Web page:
MESA, Ariz. - Cubs righthander Angel Guzman will be sidelined a minimum of 4-6 weeks and likely longer because of an "unstable shoulder," said Cubs general manager Jim Hendry obn Saturday.
Hendry called Guzman's injury "a significant tear" and a "ligament injury," the type that doesn't repair itself.
Guzman's situation significantly impacts Cubs' roster. While surgery is a possibility, the Cubs are aware that most major rotator-cuff surgeries, while successful in and of themselves, don't always enable the player to make a comeback.
The Cubs will focus on strengthening Guzman's entire shoulder as a way of buffering the injured area, although Hendry noted Guzman's shoulder strength is otherwise good. Guzman will undergo 4-6 weeks of therapy, and then the Cubs will put him on a mound, see what he can do and go from there. Surgery will be the last option.
"Surgery is so unpredictable," said Hendry, noting medical research on such procedures supports the thesis that the player often does not make a successful comeback.
For Guzman, who was reluctant to meet the media because, "He's a basket case today," said Hendry, his injury creates changes in the Cubs bullpen.
Hendry and Cubs manager Lou Piniella noted that Guzman was a likely seventh-inning pitcher who might even work into the eighth.
Now Guzman's spot will likely be filled by someone who could be a starter this season but would get bumped when Ted Lilly returns sometime in May. Hendry admitted, "It adds one more piece to the puzzle. That was the plan before this.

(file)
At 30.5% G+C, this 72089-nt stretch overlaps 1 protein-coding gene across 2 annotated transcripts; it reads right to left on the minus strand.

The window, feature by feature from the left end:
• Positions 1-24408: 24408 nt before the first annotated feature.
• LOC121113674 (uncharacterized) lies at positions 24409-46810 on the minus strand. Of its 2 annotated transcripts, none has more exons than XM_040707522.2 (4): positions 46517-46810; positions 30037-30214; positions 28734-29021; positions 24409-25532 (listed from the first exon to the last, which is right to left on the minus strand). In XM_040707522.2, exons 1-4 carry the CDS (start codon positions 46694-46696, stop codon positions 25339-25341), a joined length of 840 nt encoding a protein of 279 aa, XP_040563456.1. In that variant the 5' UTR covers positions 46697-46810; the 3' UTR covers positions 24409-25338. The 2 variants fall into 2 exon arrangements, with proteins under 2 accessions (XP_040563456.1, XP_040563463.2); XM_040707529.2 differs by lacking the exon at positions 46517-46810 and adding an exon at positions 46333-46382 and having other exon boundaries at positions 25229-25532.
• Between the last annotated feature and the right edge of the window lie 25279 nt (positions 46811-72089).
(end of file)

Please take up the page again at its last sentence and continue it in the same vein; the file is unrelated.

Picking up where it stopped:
"If we don't get somebody by April 3, (it doesn't mean) we whiffed. We're not going to sign anbody to sign anybody."
Piniella called the situation "not very optimistic. It opens up a slot for sure. We've got some good young arms. We might be able to fill that slot with a rotation pitcher."
Piniella named Carlos Silva, Jeff Samardzija, Sean Marshall and Tom Gorzelanny as four pichers competing for two rotation spots. Of the two who earn a spot, one would eventually end up in the bullpen anyway.
Within two hours of Piniella running off that list, Silva gave up 6 runs on 7 hits in 2 innings to the White Sox, including 2 long home runs and 5 RBI by DH Carlos Quentin.
"We've got plenty of time to get ready for the season," Piniella said. "Pitching-wise, these guys are competing for jobs."
Guzman at one time was on a meteoric rise through the Cubs organization and was rated by some as potentially the next Carlos Zambrano. Guzman has had a history of injuries, and his brother died in the off-season.
Life according to Ozzie: White Sox manager Ozzie Guillen says he'd rather manage the Sox for $100,000 a year than any other team for "$20 million."
There's one catch.
"As long as Jerry's here," he said of working for White Sox owner Jerry Reinsdorf. "I'm blessed with my team (general manager) Kenny (Williams) gave me."
As much as he loves and respects Cubs manager Lou Piniella, Guillen said he wouldn't take Piniella's job or his salary ($4 million).
Guillen believes Piniella, in his final contract year, will come back. Guillen called the Cubs under a Piniella a perennial contender and outstanding team, although he joked that Piniella's age of 78 (he's actually 65) could be a consideration.
Clubhouse closed: The Cubs closed their pregame clubhouse a half-hour earlier than usual Saturday morning for a "security" meeting that lasted about an hour for all team members. Mandated by Major League Basebll, the meeting covered a lot of electronic business, as to what to "Tweet" and what not, and to be careful about what gets posted on various social-networking sites. The White Sox already had the same meeting with MLB.
First of five: Saturday was the first of five meetings between the cross-town rivals during spring training. The other games are today at Camelback in Glendale; a pair of games next weekend in Las Vegas and Friday, March 19, in Glendale.
Peavy time: Jake Peavy starts for the White Sox today, to be opposed by Jeff Samardzija. In the other half of Sunday's split-squad event, the Cubs' Tom Gorzelanny draws Dodger phenom Clayton Kershaw.